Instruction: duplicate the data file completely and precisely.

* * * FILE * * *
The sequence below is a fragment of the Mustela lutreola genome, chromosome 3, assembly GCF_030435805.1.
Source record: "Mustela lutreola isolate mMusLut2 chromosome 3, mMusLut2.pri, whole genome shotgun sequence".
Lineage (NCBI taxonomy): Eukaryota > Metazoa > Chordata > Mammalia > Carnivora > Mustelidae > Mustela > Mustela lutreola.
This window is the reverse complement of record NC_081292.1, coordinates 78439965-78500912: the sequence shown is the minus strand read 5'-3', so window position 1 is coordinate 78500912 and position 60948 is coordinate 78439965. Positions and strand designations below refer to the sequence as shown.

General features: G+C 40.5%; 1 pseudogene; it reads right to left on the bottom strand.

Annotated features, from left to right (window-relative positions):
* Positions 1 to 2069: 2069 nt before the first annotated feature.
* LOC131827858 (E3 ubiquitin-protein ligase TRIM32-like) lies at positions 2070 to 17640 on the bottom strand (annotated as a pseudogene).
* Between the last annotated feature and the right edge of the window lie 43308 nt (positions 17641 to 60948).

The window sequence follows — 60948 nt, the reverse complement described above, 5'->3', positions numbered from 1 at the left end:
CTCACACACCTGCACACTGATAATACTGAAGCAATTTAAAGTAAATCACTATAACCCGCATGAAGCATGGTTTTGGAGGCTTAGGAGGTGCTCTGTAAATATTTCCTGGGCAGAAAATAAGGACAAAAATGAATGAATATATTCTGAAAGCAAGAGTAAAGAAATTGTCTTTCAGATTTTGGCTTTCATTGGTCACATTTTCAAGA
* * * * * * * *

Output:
The sequence below is a fragment of the Mustela lutreola genome, chromosome 3, assembly GCF_030435805.1.
Source record: "Mustela lutreola isolate mMusLut2 chromosome 3, mMusLut2.pri, whole genome shotgun sequence".
Lineage (NCBI taxonomy): Eukaryota > Metazoa > Chordata > Mammalia > Carnivora > Mustelidae > Mustela > Mustela lutreola.
This window is the reverse complement of record NC_081292.1, coordinates 78439965-78500912: the sequence shown is the minus strand read 5'-3', so window position 1 is coordinate 78500912 and position 60948 is coordinate 78439965. Positions and strand designations below refer to the sequence as shown.

General features: G+C 40.5%; 1 pseudogene; it reads right to left on the bottom strand.

Annotated features, from left to right (window-relative positions):
* Positions 1 to 2069: 2069 nt before the first annotated feature.
* LOC131827858 (E3 ubiquitin-protein ligase TRIM32-like) lies at positions 2070 to 17640 on the bottom strand (annotated as a pseudogene).
* Between the last annotated feature and the right edge of the window lie 43308 nt (positions 17641 to 60948).

The window sequence follows — 60948 nt, the reverse complement described above, 5'->3', positions numbered from 1 at the left end:
CTCACACACCTGCACACTGATAATACTGAAGCAATTTAAAGTAAATCACTATAACCCGCATGAAGCATGGTTTTGGAGGCTTAGGAGGTGCTCTGTAAATATTTCCTGGGCAGAAAATAAGGACAAAAATGAATGAATATATTCTGAAAGCAAGAGTAAAGAAATTGTCTTTCAGATTTTGGCTTTCATTGGTCACATTTTCAAGA